### 9.4 The characteristic initial value problem

In the standard Cauchy problem, which has been the basic set-up for all the previous sections, initial
data are given on a spacelike hypersurface. However, there is also another possibility, where data are given
on one or more null hypersurfaces. This is the characteristic initial value problem. It has the advantage over
the Cauchy problem that the constraints reduce to ordinary differential equations. One variant is to
give initial data on two smooth null hypersurfaces that intersect transversely in a spacelike
surface. A local existence theorem for the Einstein equations with an initial configuration of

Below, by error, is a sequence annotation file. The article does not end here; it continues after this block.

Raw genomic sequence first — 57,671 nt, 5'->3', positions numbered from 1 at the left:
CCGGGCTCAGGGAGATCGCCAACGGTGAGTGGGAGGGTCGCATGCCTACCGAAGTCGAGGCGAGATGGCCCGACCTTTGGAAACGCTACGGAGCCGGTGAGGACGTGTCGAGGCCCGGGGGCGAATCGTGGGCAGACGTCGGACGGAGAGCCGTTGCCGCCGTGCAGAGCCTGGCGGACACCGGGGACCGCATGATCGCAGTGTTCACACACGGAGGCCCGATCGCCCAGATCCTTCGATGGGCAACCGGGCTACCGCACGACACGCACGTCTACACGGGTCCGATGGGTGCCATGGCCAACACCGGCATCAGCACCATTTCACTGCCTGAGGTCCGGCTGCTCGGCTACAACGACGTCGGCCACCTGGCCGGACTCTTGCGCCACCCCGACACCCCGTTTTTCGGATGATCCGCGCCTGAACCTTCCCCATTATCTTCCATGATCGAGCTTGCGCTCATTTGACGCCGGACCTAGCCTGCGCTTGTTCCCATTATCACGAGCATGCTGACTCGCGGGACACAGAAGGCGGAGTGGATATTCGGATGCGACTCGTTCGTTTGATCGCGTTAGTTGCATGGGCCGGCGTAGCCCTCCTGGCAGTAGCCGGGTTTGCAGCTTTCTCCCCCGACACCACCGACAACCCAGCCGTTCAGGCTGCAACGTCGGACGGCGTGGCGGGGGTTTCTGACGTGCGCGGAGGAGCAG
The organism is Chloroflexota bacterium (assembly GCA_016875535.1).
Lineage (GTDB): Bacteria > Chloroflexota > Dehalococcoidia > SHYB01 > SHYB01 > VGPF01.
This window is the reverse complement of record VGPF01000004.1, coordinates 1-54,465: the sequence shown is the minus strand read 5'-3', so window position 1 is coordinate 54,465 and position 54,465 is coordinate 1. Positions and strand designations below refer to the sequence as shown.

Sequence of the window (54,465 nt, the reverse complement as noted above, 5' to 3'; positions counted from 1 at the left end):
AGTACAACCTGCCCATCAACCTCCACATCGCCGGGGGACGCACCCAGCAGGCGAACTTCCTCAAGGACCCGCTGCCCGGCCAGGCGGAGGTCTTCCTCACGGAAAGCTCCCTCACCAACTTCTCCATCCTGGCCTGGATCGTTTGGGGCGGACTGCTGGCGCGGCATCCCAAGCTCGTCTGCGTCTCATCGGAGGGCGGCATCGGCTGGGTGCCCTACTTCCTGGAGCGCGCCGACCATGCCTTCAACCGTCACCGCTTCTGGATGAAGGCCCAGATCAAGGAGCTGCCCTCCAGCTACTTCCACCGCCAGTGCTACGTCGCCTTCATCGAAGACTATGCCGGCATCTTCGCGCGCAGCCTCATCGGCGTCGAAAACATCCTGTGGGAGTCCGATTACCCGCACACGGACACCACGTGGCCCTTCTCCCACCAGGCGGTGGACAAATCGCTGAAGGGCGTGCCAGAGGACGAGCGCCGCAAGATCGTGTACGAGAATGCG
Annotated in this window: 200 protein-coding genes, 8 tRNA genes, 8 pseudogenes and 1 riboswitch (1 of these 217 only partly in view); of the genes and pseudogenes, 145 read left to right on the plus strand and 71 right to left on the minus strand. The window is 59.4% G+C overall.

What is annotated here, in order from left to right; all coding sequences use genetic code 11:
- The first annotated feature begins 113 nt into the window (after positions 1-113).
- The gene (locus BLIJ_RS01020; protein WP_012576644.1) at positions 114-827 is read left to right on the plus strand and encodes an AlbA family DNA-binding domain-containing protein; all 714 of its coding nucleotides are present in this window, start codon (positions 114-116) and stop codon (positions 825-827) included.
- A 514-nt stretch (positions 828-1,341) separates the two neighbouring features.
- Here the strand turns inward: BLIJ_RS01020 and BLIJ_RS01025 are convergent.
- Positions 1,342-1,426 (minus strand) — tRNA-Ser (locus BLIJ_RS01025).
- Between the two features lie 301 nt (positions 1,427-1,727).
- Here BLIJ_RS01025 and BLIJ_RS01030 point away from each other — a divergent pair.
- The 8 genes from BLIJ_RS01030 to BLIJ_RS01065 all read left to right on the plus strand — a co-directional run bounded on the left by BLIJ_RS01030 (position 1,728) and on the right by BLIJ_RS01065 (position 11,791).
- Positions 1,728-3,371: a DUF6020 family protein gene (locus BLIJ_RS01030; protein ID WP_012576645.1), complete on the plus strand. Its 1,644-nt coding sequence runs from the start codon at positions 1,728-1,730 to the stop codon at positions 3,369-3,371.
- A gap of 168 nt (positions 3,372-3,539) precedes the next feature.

this type was proved in [284]. Another variant is to give data on a light cone. In that case
local existence for the Einstein equations has not been proved, although it has been proved
for a class of quasilinear hyperbolic equations that includes the reduced Einstein equations in
harmonic coordinates [133]. For some new work on the global characteristic initial value problem
see [73].
Another existence theorem that does not use the standard Cauchy problem, and which is closely
connected to the use of null hypersurfaces, concerns the Robinson-Trautman solutions of the vacuum
Einstein equations. In that case the Einstein equations reduce to a parabolic equation. Global existence for
this equation has been proved by ChruĊciel [115].